Scotland Gayle Clark
Jan 9, 2006 - Sept 24, 2014
Scotland was born on January 9, 2006. At the time we were unaware that she would be born with Down syndrome. It wasn't until several hours later that her pediatrician came in to give us the news after examining her. At birth her doctor thought her heart sounded fine. A couple of weeks later at her 2-week check-up we were informed that the doctor heard a slight murmur. He instantly referred us to St. Louis Children's Hospital.
At the beginning of February 2006 we made our first trip to St. Louis Children's Hospital. Scotland underwent her first echocardiogram (echo) that showed a substantial heart defect that would require open-heart surgery. Nearly half of all babies born with Down syndrome are born with a heart defect. Scotland's happened to be a complete atrioventricular septal defect (complete AV canal), meaning she had a large hole in her heart, creating one large chamber instead of four separate chambers.
On May 3, 2006 Scotland underwent her first open-heart surgery, at only 4 months old. The surgery went pretty well, with no major complications. The surgeons were particular in that they wanted to make her heart as perfect and efficient as they could, which meant that they repaired, closed, and checked via echo her heart a few different times throughout the ~7 hour surgery. Additionally, where the hole in her heart required repair was the same location as the wiring or communication center of the heart. We were advised that as a result of the surgery she may need a permanent pace-maker implanted. After 6 days Scotland's heart communication had not returned, and her surgeon implanted her permanent pace-maker. Almost a month later we were finally discharged and returned home. Scotland continued to grow and develop, with regular check-ups at St. Louis Children's, as well as home pace-maker checks via phone.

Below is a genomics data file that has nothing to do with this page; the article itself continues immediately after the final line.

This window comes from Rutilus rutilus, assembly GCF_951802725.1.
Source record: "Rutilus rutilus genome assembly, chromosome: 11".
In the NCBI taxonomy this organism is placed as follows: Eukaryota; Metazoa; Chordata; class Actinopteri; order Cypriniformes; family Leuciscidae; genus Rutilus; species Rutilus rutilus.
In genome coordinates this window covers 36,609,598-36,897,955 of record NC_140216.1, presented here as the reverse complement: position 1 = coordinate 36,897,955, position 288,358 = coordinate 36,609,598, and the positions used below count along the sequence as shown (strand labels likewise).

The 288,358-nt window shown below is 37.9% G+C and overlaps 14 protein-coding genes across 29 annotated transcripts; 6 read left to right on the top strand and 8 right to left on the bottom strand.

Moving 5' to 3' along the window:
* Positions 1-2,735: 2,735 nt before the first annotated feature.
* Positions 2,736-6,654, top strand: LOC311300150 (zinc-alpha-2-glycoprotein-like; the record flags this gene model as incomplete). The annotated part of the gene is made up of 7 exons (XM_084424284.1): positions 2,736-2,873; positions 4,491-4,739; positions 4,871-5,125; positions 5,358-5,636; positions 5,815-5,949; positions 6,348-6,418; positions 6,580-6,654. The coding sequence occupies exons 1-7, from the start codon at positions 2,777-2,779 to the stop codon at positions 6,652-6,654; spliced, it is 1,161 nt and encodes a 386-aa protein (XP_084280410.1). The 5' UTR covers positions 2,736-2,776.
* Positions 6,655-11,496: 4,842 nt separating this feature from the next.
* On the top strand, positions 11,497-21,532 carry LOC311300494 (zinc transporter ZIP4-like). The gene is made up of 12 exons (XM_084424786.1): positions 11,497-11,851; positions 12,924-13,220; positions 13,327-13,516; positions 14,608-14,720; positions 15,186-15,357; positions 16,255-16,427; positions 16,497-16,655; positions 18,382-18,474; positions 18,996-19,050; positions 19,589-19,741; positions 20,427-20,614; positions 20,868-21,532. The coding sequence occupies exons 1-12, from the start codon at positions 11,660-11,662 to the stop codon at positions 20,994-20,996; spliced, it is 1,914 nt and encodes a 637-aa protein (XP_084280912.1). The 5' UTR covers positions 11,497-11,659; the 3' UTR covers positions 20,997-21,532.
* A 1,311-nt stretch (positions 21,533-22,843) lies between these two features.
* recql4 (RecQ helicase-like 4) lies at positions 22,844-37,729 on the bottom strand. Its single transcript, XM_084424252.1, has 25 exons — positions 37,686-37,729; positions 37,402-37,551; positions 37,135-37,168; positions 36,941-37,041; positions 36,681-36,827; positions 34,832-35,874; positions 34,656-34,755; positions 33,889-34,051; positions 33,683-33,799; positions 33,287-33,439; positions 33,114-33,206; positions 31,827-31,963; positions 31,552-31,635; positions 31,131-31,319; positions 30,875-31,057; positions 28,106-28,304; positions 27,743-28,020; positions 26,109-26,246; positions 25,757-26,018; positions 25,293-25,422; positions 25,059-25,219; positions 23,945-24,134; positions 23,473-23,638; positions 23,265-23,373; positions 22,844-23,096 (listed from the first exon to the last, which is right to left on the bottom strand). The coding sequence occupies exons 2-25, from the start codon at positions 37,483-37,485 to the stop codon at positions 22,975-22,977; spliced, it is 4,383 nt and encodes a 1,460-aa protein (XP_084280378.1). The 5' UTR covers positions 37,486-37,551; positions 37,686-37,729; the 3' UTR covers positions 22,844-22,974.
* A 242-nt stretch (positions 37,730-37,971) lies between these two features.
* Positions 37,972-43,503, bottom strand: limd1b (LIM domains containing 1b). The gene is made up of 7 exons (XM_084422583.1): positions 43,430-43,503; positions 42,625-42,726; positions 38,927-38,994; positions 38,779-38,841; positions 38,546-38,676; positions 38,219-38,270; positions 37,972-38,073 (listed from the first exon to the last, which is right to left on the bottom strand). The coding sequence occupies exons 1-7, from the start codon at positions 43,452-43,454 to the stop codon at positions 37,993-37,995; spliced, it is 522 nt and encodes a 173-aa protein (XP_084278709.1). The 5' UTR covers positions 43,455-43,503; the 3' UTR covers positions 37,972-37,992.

In March 2009 Scotland came down with pneumonia and ended up being hospitalized for about a week. Shortly after, during one of her pace-maker checks from home, we were notified that one of her pace-maker leads was beginning to go bad and needed to be replaced. About a month later this relatively minor surgery was performed (open-chest, but not open-heart). Again, Scotland went on living her life while being closely monitored for a leaky valve that had resulted from her first surgery. Surprisingly, at this point Scotland was not on any heart medications. It wasn't until 2010 or 2011 that her cardiologist decided it was time to add a blood pressure medication in hopes of decreasing the amount of leakiness of the valve.
In March 2012, it was determined by Scotland's cardiologist that it was time to repair her leaky valve surgically. Again, there were no complications but the surgeon did his best to make improvements to the valve. We later realized that it didn't really help.
After waiting and waiting to see improvements in her heart we began to see signs of failure instead. Keep in mind that throughout ALL of this Scotland was never held back by her heart function. She was not sick or confined to a hospital bed. She did everything she wanted. She attended school. She had a great appetite. For all of these we are eternally grateful.